A curmudgeon's Rugby World Cup diary: Week 15

3:21 pm on 5 November 2019

Four more years? I can hardly wait.

South Africa celebrates with the trophy after winning the World Cup Japan 2019, Final rugby union match between England and South Africa on November 2, 2019 at International Stadium Yokohama in Yokohama, Japan

The Springboks celebrate winning the William Webb Ellis trophy for the third time. Photo: AFP

It's been an adequate Rugby World Cup. We finished with a worthy winner, had an upset or two along the way and some patches of useful footy, but I honestly wouldn't miss the tournament if it was never staged again.

Not because I don't like rugby, more because so much of the event remains predictable and mediocre. Until World Rugby can improve the lot of the tier-two teams this tournament borders on a waste of our time.

At least we got a good final

In the interests of full disclosure, I admit I watched Tonga beat Australia in Saturday's rugby league test and then went to bed.

Imagine my surprise, then, to catch South Africa's 32-12 world cup win over England and find it was far from an annihilation. To read the post-match reports you'd have thought England capitulated, but the truth was rather different.

This was an excellent match, in which both teams played a good style and standard of football. At 18-12, with 15 to go, it was also right in the balance, until the Springboks scored tries through wings Makazole Mapimpi and Cheslin Kolbe.

South Africa's defence was outstanding and they deserved to win, but England were far from disgraced.

The interesting bit is that England can kick on from here but the Springboks probably can't. Their structures below Test rugby are poor and player depth thin.

Coaching is a big issue too, given the transformative process the country remains in.

Rassie Erasmus has enjoyed a phenomenal two years in charge, including a win and a draw against the All Blacks in New Zealand and Rugby Championship and World Cup titles, but he's stepping aside now and history says his replacement might not achieve the same success.

Springboks coach Rassie Erasmus at the 2019 Rugby World Cup final.

Springboks coach Rassie Erasmus at the 2019 Rugby World Cup final. Photo: AFP

Eddie Jones

World rugby is better for England coach Eddie Jones. Better for his intelligence and experience, better for the football his teams play and definitely better for his banter.

If a star's re-emerged at this tournament, then it's Jones.

To the All Blacks, then

Their 40-17 win over Wales was a creditable way to finish. Good servants such as Ben Smith and Ryan Crotty were able to showcase their skills one last time, while Sam Cane and Scott Barrett shone yet again.

Such is the nature of third-place playoffs, though, that there's not a lot else to say about it.

Steve Hansen

You wish him very well in All Blacks retirement. Graham Henry was a tough act to follow, but Hansen quickly made the team - and the world rugby stage - his own.

His All Blacks teams have played good rugby, won far more often than not and represented the country well.

I'm not one to derive their own self-worth from the deeds of the national rugby team or to put people on pedestals, but you have to acknowledge the way Hansen and the players have showcased New Zealand to the world.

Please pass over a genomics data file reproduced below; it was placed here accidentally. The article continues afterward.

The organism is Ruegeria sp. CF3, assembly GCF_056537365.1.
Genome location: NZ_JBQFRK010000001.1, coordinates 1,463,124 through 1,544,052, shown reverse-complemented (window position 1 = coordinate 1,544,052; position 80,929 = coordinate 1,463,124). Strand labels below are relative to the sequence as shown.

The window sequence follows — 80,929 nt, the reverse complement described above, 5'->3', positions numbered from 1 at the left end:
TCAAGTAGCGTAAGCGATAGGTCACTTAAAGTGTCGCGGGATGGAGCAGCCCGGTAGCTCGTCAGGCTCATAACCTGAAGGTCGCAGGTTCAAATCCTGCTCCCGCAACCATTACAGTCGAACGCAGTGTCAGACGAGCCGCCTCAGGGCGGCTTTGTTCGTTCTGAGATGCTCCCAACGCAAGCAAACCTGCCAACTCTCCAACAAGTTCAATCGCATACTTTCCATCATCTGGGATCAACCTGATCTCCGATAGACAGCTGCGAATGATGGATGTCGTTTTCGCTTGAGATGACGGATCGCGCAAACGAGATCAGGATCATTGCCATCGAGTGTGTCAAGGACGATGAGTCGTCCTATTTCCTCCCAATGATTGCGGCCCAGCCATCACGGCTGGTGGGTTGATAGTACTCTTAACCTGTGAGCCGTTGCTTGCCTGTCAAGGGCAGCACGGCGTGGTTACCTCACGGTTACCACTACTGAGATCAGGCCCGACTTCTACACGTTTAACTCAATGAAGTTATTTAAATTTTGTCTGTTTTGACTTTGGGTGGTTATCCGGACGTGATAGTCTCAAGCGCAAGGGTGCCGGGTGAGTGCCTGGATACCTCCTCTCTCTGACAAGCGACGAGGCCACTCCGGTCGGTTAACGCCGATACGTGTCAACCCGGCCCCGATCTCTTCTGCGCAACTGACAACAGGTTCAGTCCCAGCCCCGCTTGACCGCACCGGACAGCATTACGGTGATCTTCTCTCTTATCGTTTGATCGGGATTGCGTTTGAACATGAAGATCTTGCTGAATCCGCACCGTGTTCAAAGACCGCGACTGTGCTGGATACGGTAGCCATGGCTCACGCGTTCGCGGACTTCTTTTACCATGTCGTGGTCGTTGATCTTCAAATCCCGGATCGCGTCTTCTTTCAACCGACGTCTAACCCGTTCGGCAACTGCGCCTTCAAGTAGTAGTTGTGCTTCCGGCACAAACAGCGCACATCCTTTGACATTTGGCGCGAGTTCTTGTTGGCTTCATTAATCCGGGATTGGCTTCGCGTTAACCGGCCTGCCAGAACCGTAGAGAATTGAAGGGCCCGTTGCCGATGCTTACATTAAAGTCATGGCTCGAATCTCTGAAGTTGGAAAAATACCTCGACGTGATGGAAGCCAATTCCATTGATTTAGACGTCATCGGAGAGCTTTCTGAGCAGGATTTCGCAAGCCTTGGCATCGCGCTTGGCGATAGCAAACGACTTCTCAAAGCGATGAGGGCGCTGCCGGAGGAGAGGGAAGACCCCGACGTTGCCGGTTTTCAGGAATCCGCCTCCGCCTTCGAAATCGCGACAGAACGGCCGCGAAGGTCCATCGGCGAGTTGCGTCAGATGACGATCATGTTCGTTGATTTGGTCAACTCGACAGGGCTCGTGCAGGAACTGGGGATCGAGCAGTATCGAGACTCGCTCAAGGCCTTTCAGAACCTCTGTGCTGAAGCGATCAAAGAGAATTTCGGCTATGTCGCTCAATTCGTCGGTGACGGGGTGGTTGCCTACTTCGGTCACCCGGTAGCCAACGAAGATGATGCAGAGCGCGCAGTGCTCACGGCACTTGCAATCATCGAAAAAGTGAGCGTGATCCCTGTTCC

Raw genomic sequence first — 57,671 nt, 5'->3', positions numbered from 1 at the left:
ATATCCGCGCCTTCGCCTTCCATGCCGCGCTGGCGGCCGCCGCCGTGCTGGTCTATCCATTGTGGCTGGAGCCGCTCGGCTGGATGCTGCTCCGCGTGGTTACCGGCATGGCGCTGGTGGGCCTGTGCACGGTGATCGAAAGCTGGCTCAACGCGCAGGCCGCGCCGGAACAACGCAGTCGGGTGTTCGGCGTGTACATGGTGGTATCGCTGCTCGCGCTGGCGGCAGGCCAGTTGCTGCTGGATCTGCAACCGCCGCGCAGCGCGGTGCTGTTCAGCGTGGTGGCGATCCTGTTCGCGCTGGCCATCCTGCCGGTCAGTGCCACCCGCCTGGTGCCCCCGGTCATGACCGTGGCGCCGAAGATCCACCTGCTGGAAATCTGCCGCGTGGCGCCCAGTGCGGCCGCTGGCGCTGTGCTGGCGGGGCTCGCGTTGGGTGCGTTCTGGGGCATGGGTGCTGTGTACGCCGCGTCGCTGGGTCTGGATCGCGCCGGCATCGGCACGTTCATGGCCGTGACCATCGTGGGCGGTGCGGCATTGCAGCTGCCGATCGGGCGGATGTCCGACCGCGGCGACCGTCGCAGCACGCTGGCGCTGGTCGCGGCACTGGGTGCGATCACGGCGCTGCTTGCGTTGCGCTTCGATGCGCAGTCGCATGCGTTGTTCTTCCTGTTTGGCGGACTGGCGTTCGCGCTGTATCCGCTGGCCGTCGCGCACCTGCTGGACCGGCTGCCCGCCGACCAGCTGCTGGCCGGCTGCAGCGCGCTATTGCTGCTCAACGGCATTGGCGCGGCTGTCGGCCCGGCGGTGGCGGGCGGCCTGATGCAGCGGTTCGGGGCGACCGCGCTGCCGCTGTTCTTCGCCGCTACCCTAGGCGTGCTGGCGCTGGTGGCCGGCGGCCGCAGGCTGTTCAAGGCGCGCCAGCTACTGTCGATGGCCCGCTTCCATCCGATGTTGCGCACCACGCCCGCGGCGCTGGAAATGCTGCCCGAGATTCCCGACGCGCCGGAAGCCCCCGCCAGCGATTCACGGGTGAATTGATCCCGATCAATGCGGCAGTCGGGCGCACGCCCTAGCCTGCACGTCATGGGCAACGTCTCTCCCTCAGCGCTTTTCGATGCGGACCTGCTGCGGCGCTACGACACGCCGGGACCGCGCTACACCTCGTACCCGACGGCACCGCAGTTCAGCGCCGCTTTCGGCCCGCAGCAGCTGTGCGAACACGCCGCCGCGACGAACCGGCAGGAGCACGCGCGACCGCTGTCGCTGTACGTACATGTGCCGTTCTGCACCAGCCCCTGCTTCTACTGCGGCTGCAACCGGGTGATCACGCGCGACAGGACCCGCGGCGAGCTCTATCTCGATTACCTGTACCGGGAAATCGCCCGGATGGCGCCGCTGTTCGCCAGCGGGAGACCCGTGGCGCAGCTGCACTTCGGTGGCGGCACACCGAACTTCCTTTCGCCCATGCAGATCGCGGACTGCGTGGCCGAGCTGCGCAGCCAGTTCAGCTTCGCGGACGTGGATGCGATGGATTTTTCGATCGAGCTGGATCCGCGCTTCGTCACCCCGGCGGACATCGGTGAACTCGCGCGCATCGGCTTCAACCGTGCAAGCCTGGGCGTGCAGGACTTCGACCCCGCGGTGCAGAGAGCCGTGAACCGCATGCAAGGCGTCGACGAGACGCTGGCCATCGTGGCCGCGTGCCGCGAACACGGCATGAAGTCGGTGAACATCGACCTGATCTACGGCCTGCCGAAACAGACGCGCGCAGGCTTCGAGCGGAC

Sporting success can do weird things to people. There are a few basketballers and NFL players and footballers and golfers and motor racers whose antics I don't particularly care for, but Hansen kept the All Blacks' feet on the ground.

They knew the people they were playing on behalf of, and the legacy they were trying to uphold, and generally did it was modesty and class. There's not a lot more you can ask for.

What happens next?

The knockout phase of the world cup was fine, but pool play was not.

Overall it was a poor advertisement for the game and showed how ill-equipped most teams were to compete on this stage.

Not every team goes to the football world cup with a realistic chance of winning, but at least they turn up physically fit and with strong qualifying campaigns and match-practice behind them.

Only New Zealand, South Africa and England arrived in Japan with legitimate title hopes and World Rugby are kidding if they think that's good enough.

Other teams, such as France, Ireland, Wales, Argentina and Australia, at least had the opportunity and resources to succeed, but that still leaves 12 sides simply making up the numbers.

Japan (with their New Zealand coaching staff and multinational team) were a nice surprise and Semi Radradra shone for Fiji, but there was precious little else to enthuse about.

Semi Radradra scored two tries and set up three others for Fiji.

Semi Radradra on the run for Fiji in the Rugby World Cup pool play. Photo: AFP

The Pacific Island sides were the disappointment most predicted and, honestly, what's the point of Italy and Scotland? They remain protected Six Nations species', but really contribute nothing.

They're another example of teams made up of guys from all over the place, who never get any better and aren't interested in seeing anyone else improve either.

Proposed tournaments such as the Nations Championship, with its talk of promotion and relegation, were a threat to their special status and so we're left with the status quo.

A status quo in which Eddie Jones knew, right from when the draw was made nearly three years ago, that England would get the All Blacks in a semifinal and then the Springboks in the decider.

World Cups need a bit more uncertainty than that.

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